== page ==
Ibn al-Nafis (b. near Damascus 13th century; d. Cairo Dec 1288.) studied medicine at the Great Nuri hospital in Damascus that was founded by Nur Eddin Zangi. Amongst Ibn al-Nafis’ great works is Kitab al-Shamil fi sinaat al-Tibiyya (Comprehensive book on the art of medicine), which he wrote in his thirties, and which consisted in 300 volumes of notes, eighty of which only were published. This voluminous work was thought to have been lost until in 1952 when one large but fragmentary volume was discovered among the Islamic manuscripts at Cambridge University.

The data regarding the life and activities of Ibn-al-Nafis are taken from two sources – one from the thesis of Chehade, the other from an article by Haddad and Khairallah, in which they give translations from the treatise of Ibn-al-Nafis on the pulmonary circulation. Ibn-al-Nafis followed his medical studies under the tutelage of the great master in Damascus, al-Dahwar, as well as other able physicians in that city. It is not certain when he migrated to Egypt and settled in Cairo. But it was there that he worked in the al-Nasiri Hospital founded by Salah Eddin, and became the physician-in-chief and later the dean of that institution. The medical historian Ibn-Abi-Usaybi’ah, was undoubtedly a contemporary of Ibn-al-Nafis, for they both had studied together under al-Dahwar in Damascus, and were colleagues in the Nasiri Hospital; while Ibn-al-Nafis was dean, Usaybi’ah was in charge of the ophthalmologic service in that hospital.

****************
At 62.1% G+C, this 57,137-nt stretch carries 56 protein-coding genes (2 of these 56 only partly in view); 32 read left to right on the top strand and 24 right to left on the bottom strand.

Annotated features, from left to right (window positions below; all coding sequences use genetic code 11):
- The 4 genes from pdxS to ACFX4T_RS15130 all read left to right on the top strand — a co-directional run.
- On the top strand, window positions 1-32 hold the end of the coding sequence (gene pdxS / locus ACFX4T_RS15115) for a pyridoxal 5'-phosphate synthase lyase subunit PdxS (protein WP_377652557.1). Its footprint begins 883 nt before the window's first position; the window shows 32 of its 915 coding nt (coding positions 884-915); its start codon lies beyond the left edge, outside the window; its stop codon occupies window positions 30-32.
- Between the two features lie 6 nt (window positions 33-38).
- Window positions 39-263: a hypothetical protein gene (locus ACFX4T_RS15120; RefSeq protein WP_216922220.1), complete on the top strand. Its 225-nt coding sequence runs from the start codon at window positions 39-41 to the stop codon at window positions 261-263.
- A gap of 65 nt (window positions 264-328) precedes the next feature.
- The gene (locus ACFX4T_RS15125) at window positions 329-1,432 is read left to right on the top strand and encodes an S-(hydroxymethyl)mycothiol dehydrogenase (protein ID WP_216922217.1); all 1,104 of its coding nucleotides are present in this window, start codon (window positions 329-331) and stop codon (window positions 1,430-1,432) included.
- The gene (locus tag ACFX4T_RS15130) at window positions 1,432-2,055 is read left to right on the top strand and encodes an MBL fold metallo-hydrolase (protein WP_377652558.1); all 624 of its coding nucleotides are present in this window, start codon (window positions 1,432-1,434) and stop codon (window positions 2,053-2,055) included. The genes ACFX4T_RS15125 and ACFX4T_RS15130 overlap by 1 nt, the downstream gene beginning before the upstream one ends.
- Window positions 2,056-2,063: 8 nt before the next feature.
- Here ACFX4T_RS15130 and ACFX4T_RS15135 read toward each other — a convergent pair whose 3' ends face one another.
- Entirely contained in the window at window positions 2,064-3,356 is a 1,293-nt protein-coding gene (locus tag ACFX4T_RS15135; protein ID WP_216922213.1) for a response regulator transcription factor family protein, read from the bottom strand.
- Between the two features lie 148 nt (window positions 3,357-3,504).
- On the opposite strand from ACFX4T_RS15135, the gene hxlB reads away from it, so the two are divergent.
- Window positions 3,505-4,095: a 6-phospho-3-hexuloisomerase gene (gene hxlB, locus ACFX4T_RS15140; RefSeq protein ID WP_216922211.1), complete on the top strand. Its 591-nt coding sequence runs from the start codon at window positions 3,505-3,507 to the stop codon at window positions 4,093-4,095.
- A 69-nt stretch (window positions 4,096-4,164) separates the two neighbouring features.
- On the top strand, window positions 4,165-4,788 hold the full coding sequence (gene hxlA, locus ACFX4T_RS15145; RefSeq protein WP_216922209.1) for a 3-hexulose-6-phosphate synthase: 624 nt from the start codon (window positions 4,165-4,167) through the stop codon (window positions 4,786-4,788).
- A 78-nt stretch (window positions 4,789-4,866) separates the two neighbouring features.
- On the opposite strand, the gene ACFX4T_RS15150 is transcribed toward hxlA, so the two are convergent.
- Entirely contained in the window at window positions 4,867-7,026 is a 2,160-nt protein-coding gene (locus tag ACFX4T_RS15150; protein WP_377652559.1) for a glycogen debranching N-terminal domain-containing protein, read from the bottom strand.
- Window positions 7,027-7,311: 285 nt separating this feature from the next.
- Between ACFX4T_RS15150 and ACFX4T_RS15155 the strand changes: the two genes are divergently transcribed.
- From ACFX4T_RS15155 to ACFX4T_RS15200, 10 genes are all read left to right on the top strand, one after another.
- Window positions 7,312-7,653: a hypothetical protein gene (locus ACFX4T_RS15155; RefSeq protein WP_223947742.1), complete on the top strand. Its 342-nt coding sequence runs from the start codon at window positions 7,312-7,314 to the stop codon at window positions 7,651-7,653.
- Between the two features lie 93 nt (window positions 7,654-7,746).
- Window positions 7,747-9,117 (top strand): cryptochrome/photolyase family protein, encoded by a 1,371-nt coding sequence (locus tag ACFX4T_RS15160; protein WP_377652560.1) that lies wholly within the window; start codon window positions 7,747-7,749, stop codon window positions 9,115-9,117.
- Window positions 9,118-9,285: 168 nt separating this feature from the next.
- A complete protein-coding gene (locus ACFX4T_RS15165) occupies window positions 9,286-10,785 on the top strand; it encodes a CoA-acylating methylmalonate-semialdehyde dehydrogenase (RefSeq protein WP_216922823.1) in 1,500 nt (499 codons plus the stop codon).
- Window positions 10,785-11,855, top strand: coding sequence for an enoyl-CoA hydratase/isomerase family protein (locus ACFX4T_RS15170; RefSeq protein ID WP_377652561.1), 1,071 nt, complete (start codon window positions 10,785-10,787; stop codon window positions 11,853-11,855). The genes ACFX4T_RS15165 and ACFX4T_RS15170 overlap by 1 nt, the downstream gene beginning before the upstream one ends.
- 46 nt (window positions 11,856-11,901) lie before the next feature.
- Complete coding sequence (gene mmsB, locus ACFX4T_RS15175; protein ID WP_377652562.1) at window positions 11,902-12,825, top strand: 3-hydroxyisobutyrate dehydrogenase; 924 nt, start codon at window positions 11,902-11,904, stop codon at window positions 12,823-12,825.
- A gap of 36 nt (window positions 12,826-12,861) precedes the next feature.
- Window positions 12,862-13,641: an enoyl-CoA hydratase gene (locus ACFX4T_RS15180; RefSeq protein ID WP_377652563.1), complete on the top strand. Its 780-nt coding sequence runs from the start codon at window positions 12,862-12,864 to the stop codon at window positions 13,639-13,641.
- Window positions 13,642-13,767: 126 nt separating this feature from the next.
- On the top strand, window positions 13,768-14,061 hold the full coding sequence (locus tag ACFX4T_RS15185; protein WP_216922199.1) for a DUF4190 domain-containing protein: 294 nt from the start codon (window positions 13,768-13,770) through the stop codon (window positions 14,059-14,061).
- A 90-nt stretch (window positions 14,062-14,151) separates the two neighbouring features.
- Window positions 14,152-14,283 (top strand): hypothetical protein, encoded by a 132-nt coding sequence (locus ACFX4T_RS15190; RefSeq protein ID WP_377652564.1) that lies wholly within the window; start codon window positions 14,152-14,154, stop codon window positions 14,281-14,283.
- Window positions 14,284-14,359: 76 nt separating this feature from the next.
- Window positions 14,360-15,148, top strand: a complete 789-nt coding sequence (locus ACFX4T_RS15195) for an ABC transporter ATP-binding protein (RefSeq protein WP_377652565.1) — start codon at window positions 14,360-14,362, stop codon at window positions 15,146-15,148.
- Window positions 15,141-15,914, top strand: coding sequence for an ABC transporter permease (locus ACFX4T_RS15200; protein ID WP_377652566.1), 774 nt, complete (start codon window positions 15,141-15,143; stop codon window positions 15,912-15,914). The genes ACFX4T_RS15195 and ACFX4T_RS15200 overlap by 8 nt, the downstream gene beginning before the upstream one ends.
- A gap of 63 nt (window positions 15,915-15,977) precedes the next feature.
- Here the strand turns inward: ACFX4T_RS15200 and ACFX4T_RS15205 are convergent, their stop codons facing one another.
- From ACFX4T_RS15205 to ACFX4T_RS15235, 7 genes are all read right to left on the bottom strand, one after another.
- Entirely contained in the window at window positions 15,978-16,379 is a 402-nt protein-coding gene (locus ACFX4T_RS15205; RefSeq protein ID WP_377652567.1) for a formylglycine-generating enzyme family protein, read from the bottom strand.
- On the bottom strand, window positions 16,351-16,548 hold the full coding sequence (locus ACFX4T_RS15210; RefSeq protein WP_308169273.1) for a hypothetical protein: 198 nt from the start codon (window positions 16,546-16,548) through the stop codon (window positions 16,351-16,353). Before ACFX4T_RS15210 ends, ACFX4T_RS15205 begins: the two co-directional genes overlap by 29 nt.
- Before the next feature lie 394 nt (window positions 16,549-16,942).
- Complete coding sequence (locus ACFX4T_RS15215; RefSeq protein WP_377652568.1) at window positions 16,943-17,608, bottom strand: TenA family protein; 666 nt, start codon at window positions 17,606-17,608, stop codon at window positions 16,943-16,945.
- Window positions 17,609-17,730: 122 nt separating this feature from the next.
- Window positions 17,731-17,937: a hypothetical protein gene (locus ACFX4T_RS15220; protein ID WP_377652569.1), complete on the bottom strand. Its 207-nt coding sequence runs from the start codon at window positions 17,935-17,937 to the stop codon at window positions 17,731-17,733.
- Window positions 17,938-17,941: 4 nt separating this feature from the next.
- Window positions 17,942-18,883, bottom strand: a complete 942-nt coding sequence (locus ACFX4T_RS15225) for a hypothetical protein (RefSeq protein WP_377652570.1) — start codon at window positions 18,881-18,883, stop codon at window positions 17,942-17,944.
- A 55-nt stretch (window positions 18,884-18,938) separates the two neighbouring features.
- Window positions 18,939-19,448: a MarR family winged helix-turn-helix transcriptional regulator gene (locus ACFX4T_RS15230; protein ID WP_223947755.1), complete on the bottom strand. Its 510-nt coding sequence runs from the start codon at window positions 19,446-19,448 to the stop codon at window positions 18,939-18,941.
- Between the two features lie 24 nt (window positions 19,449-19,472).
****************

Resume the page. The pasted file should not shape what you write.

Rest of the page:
Chehade discusses Ibn-al-Nafis’ knowledge of the medicine of his day, saying that his knowledge and understanding of the works of Galen and Ibn Sina was vast, but Ibn-al-Nafis, contrary to most of his peers and predecessors, was an accurate observer who carefully recorded the facts that he had observed himself. His love of the truth and his logical mind made him refuse to follow blindly traditional doctrines, which led him to oppose the dogmatic teachings of Galen and Ibn Sina when he considered them false, and did not hesitate to criticize them in definite terms, as had never been done before. In his Commentary on the Anatomy of Ibn Sina’s Qanun, in which he discussed the pulmonary circulation, Chehade states that Ibn-al-Nafis’ treatise is to be found in a number of manuscripts- in Berlin, Paris, Bologna, Beirut, Damascus, the Escurial, Istanbul, and Oxford.

Ibn al-Nafis is the first to have written an accurate account on the pulmonary blood circulation. He antedated the Spaniard, Servetus, and other European anatomists who had been credited with this discovery by three centuries. Meyerhof believes it was a happy hypothesis that Ibn Nafis made his discovery, but there are reasons to disagree with that idea because of the definite statements that he makes on the actual anatomy of the heart and the interventricular septum. Chehade believes that Ibn-al-Nafis discovered this circulation after careful observations from dissections in comparative anatomy, which Ibn-al-Nafis considered essential to the understanding of human anatomy. In Folio IV and Chapter V of his treatise is a discussion on anatomical technique and the instruments to be used in dissecting, where he advised suffocating the animal by submersion to obtain engorgement of the veins; statements, which certainly indicate his interest in dissecting animals, if not in human cadavers.